By FINTECH Books Contributor, JB Beckett
For a fund analyst or wealth manager, fiduciary certainly goes well beyond selecting the cheapest passive fund for a client and leaving it there for 25 years. Can computers and robo-advisors become fiduciary?
Of course computers can be clever but have no inherent sense of self, humanity or fiduciary at creation. The first obstacle (or perhaps safeguard) is the absence of consciousness. The second is no morality. How then can robo-selectors put the client above all others? Perhaps through a fiduciary algorithm? Firstly robots follow 3 guiding laws: the Three Laws of Robotics (‘Asimov’s Laws’) that have come to be fundamental guiding principles for the robotics industry and could be applied to the fiduciary robo-adviser and robo-fund-selector.
Consider the game Go. In many ways the computations of a fund selector are far more complex than Go stratagem but the small judgemental biases are similar. Of course fund selection is neither science nor art, it combines fuzzy logic with data inputs and interactions. The other challenge is the retention of experience, digital wisdom if you will. Here AlphaGo solved through coupling self-learning with a differentiable neural computer (DNC). “The DNC architecture differs from recent neural memory frameworks, in that the memory can be selectively written to as well as read, allowing iterative modification of memory content according to its developers. The DNC then uses three distinct forms of differentiable attention. The first is content lookup, the second records transitions between consecutively written locations and the third allocates memory for writing.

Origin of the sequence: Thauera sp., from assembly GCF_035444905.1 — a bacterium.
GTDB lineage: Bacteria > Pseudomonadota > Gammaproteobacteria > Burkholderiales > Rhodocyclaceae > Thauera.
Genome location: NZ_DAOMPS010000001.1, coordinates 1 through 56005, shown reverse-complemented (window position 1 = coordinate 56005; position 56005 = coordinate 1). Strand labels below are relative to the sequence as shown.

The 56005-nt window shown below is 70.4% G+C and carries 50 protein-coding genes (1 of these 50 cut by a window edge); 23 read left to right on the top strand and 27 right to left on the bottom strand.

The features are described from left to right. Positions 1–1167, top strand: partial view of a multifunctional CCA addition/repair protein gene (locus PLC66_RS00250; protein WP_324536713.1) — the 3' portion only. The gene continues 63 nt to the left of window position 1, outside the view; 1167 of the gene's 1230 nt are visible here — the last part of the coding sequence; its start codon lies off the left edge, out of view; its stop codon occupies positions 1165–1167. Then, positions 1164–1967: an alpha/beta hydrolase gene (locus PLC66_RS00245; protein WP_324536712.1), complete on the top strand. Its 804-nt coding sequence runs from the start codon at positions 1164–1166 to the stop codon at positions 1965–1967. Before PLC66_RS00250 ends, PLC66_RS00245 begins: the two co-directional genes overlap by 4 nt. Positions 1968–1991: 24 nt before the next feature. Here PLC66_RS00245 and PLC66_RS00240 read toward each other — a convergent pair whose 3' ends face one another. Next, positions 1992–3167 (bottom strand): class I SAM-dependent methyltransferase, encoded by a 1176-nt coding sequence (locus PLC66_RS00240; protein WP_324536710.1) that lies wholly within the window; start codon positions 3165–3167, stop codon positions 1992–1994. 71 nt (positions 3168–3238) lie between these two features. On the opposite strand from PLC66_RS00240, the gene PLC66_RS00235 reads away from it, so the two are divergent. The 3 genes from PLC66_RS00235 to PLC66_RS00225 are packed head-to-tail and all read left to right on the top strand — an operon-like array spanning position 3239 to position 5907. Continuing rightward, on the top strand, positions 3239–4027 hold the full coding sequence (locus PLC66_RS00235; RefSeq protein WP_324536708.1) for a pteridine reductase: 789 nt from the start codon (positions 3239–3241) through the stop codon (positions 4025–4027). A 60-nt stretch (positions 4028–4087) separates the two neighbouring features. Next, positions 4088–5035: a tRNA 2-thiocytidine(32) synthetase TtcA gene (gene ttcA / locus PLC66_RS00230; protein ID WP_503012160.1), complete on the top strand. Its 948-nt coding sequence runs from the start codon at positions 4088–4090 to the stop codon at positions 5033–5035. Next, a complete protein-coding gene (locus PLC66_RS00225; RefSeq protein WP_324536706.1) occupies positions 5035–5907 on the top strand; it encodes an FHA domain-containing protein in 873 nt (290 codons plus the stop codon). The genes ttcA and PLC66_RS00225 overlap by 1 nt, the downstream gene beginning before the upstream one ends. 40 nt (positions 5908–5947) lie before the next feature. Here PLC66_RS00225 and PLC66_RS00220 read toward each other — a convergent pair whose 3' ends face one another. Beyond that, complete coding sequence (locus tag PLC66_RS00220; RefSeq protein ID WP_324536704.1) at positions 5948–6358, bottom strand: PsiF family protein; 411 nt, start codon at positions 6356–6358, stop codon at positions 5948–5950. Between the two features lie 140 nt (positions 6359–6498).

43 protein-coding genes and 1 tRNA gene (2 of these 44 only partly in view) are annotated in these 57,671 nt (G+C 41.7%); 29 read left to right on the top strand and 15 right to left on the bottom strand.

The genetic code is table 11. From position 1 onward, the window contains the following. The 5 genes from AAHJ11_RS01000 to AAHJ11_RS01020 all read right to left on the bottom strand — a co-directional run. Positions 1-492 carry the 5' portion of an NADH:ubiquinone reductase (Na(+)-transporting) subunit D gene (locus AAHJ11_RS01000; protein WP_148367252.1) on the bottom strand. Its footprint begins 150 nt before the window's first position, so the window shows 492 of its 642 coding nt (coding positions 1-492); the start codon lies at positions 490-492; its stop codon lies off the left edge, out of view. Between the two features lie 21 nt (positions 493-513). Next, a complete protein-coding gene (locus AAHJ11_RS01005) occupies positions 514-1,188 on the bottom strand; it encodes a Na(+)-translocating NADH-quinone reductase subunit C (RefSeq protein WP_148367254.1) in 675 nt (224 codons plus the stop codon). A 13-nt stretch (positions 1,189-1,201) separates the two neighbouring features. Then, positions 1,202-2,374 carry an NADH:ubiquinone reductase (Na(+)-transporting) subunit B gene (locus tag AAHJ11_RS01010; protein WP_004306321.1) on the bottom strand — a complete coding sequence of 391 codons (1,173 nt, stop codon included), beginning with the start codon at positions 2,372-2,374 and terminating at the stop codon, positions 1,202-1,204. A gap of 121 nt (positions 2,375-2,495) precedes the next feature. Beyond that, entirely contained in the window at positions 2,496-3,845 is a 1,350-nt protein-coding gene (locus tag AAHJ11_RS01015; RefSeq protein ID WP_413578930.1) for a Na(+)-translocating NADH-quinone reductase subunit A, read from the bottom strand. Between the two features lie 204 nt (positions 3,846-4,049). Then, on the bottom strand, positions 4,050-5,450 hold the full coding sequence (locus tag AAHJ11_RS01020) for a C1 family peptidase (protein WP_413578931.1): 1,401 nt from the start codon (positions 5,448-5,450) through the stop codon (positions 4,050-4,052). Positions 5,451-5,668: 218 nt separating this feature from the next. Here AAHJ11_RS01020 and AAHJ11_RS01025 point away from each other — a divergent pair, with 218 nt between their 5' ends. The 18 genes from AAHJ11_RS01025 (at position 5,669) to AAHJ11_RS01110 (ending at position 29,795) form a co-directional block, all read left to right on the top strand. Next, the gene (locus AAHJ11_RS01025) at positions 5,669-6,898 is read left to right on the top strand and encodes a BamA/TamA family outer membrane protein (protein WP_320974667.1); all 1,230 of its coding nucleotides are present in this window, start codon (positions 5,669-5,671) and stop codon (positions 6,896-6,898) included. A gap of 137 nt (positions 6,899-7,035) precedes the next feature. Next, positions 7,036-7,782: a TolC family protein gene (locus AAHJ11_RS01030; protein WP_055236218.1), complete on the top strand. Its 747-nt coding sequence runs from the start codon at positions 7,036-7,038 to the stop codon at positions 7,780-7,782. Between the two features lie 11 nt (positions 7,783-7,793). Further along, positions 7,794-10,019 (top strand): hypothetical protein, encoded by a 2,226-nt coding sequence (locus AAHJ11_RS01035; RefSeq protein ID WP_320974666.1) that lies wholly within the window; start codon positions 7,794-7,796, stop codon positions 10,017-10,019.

Consider that digital does not need to better the human experience; simply deliver a comparable outcome that is devoid of illogical biases, consistent, reactive, impervious to influence and marketing to make objective decisions. If the very concept of fiduciary lies in a hierarchy of needs, rules and protocols, then these could potentially be digitalised in a New Fund Order.